And then, a few months into our content experiment, stuff started to rank. The Travel Team had the honor of being our first success story, with posts capturing featured snippets in just a few months—and staying there. We have a really hard time recommending a strategy or service to our clients if we aren’t sure it will work for them; we finally had some concrete evidence that we were on to something. The Travel Team may have been the first, but it wasn’t the only. What worked for them also worked for clients in other industries. And we can tell you first hand how exciting that was, for ourselves and for our clients.

By mid-2019, our clients needed more than a one person content team so we added another writer. We had a full roster of ongoing SEO content clients and more clients were seeing the value of having Parkway take care of page content during a website project too. At first, we took the same approach to core pages as we had with blog posts. It took us a while to figure out that optimizing for search isn’t always the most valuable thing our content team has to offer on these projects. Sometimes, content is the reason a website never launches. Having a team in house allowed us to take that burden from clients (which is a lot heavier than people assume it will be when they decide they want or need a new website). Yes, we continued to optimize for search engines where it made sense but, most importantly, we wrote website content in a matter of weeks, rather than months. Sure, it got projects launched sooner than they otherwise would have but it also meant a better final product. Both in tone and in performance.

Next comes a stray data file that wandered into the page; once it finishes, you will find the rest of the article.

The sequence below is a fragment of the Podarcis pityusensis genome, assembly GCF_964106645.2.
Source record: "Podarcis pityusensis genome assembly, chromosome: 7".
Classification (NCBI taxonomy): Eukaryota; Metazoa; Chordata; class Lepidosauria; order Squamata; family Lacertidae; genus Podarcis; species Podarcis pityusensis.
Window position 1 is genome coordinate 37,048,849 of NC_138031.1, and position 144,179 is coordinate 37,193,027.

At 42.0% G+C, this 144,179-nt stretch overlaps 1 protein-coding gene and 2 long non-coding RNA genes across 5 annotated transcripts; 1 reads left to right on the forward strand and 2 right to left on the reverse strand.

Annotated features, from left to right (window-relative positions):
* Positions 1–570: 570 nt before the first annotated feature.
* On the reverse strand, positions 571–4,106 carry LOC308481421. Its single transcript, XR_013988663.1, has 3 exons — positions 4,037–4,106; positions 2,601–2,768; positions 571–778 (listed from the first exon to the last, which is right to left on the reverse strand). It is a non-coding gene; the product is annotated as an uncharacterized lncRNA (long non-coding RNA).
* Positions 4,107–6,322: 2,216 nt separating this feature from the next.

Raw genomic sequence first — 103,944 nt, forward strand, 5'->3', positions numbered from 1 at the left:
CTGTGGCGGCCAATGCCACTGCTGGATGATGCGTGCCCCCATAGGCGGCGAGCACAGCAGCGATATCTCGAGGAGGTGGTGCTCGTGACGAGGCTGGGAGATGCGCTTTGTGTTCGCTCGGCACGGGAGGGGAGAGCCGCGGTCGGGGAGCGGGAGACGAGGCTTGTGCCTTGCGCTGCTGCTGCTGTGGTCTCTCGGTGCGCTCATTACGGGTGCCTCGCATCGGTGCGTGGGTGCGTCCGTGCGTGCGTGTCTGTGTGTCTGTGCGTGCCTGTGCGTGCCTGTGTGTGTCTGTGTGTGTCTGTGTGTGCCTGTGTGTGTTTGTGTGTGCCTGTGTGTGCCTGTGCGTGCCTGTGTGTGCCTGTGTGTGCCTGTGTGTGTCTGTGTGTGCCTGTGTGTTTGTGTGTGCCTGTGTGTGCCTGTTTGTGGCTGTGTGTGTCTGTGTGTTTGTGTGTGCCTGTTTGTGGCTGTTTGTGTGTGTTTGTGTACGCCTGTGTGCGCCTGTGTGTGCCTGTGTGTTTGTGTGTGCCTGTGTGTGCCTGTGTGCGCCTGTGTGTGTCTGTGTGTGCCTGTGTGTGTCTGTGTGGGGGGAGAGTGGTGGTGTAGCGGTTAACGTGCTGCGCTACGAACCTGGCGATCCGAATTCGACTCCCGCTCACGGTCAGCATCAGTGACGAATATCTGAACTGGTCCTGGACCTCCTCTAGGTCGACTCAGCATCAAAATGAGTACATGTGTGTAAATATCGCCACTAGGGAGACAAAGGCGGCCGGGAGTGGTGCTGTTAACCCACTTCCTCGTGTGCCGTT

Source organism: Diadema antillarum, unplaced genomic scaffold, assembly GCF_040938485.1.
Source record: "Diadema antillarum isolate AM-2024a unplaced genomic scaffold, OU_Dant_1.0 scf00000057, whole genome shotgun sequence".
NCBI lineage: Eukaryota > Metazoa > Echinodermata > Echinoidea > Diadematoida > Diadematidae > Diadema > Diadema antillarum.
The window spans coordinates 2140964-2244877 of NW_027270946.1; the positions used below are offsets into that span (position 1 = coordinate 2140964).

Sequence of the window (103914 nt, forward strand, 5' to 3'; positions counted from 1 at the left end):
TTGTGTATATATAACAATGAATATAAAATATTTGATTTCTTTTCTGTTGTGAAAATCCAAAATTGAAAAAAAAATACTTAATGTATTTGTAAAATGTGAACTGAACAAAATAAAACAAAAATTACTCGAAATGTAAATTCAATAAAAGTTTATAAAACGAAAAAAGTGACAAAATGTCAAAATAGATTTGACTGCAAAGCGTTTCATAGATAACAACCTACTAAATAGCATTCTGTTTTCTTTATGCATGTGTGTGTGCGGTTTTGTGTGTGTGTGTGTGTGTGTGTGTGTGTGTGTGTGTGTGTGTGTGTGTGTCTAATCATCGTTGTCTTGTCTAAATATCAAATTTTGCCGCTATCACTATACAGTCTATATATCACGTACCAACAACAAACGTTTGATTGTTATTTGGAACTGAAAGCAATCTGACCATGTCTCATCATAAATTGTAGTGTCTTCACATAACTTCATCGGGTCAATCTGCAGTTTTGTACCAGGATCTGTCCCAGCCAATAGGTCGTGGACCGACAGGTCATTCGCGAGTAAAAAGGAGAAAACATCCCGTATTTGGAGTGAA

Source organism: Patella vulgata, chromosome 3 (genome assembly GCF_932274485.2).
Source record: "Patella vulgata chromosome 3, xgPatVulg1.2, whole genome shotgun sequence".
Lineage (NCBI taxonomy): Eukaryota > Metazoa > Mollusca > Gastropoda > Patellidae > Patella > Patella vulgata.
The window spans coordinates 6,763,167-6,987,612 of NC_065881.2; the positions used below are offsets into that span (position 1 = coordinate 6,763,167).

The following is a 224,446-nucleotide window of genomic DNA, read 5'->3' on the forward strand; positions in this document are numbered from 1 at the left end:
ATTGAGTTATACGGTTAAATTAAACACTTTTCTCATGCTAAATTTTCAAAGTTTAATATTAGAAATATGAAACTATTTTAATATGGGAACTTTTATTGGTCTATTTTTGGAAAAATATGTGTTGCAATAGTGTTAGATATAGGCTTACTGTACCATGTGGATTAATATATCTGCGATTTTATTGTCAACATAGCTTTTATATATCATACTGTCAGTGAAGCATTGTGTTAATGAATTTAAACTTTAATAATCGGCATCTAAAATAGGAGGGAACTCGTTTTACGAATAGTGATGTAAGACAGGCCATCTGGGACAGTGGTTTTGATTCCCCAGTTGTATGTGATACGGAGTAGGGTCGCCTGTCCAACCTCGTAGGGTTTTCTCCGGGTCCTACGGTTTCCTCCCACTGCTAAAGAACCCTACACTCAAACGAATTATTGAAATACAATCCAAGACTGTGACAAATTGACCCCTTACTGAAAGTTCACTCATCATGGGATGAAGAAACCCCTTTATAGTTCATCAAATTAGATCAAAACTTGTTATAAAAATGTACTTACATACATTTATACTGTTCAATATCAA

It took us a while to figure out that optimizing for search isn’t always the most valuable thing our content team has to offer on these projects.